• The Waldo-Hancock Bridge was formally dedicated at an on-site ceremony on June 9, 1932.

• The main span of the bridge is 800 feet, with a height of 135 feet above the mean high water level.

• The two concrete piers in the river rise 29 feet above the water, and extend 45 feet below the river surface.

• The steel towers are 206 feet high.

• The suspension cables are more than 9 inches in diameter.

• According to a clipping from the June 10, 1932 Kennebec Journal, the Waldo-Hancock Bridge — designed by Robinson and Steinman of New York — was recognized for being the most beautiful bridge constructed in the United States in 1931 at a cost of less than $1 million. Although $1.2 million was appropriated for the project by the Maine Legislature, the span was completed at a cost of $850,000.

• The Waldo-Hancock Bridge underwent repairs to the roadbed between 1959 and 1961.

• A Jan. 15, 1959 memorandum of examination from Bridge Maintenance Engineer Ray A. Tentmel noted how vandals had damaged some parts of the bridge. In his report, Tentmel wrote, “The iron door to the chamber in the Verona Island abutment has been used as a rifle target, resulting in half of the ventilator being entirely removed and the half remaining being damaged from bullets. Bullets striking the concrete wall inside the chamber have barely missed the wall switch. Rifle damage to highway traffic signs at the prospect approach were also observed. Complete removal of two navigation lights had already been reported and orders have already been placed for new ones.”

Having served Route 1 travelers since it opened to traffic in 2006, the Penobscot Narrows Bridge and Observatory has captured the interest of both locals and visitors, as each year, thousands come for a birds-eye view of the Penobscot River from the height of the span’s glassed-in observatory deck.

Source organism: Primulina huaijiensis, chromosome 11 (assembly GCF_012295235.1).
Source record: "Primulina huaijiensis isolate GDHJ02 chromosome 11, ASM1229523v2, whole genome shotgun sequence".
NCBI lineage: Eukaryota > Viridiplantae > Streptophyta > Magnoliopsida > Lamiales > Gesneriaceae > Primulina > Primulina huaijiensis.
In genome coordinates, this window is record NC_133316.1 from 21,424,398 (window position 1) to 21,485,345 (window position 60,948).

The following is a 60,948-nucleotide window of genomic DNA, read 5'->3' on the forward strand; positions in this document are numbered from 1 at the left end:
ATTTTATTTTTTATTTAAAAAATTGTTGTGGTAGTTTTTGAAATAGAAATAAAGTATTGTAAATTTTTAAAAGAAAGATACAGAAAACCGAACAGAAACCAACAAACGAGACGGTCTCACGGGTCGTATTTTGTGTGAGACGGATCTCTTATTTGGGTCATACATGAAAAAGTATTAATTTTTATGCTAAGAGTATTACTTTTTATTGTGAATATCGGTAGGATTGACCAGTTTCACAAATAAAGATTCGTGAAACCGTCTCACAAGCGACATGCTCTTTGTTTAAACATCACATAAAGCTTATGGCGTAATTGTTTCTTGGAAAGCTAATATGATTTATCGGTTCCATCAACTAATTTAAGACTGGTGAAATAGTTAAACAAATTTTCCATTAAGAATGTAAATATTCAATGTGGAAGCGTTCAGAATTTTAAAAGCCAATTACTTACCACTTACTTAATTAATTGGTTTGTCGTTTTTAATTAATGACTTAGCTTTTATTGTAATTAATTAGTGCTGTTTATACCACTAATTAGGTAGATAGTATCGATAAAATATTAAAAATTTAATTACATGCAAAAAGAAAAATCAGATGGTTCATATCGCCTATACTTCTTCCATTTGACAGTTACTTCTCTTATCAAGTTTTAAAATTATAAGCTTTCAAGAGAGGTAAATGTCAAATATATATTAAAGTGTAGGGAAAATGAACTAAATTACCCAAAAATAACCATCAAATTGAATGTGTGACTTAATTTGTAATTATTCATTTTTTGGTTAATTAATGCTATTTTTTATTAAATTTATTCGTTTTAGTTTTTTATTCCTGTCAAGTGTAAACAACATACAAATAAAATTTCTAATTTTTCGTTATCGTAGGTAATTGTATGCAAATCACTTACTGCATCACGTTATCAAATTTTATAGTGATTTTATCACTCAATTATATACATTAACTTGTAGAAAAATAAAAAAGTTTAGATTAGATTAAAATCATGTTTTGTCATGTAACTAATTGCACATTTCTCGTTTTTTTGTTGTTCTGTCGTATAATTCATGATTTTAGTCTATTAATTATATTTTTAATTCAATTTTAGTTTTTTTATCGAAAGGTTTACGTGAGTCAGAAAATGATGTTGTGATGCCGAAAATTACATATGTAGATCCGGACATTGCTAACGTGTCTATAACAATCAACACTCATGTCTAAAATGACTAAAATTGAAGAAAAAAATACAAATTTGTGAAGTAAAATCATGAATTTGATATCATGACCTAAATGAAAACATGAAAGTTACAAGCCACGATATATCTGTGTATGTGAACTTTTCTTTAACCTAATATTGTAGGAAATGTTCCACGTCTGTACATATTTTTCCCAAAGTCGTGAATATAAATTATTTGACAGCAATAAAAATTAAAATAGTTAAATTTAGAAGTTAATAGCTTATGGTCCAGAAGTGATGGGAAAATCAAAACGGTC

The following are some facts about the new bridge that have been pulled from the MDOT website and VillageSoup archives:

• The Penobscot Narrows Bridge was celebrated at a pre-opening festival called Bridgewalk in October of 2006; was opened to traffic Dec. 30, 2006; and was formally dedicated June 23, 2007.

• The top deck of the observatory sits 437 feet above the Penobscot River, or about the height of a 43-story building;

• Under good conditions, the view from the observatory extends out 40 miles or more in some directions.

• The cost of construction was approximately $85 million.

• The bridge is one of three cable-stayed bridges in the world with an observatory, and the only cable-stay span in Maine.

• The observatory welcomed its first visitors in May 2007.

• According to VillageSoup archives, the Penobscot Narrows Bridge has been honored with several awards, three of which came before the span was opened in late 2006. In November 2004, Roads and Bridges magazine named the bridge the first-place winner in its annual Top 10 list. In May 2006, the magazine included the new bridge in its Top 25 Bridges of the Last 100 Years, and in June 2006, the new bridge received the Federal Highway Administration’s “Strive for Excellence Award” for innovation.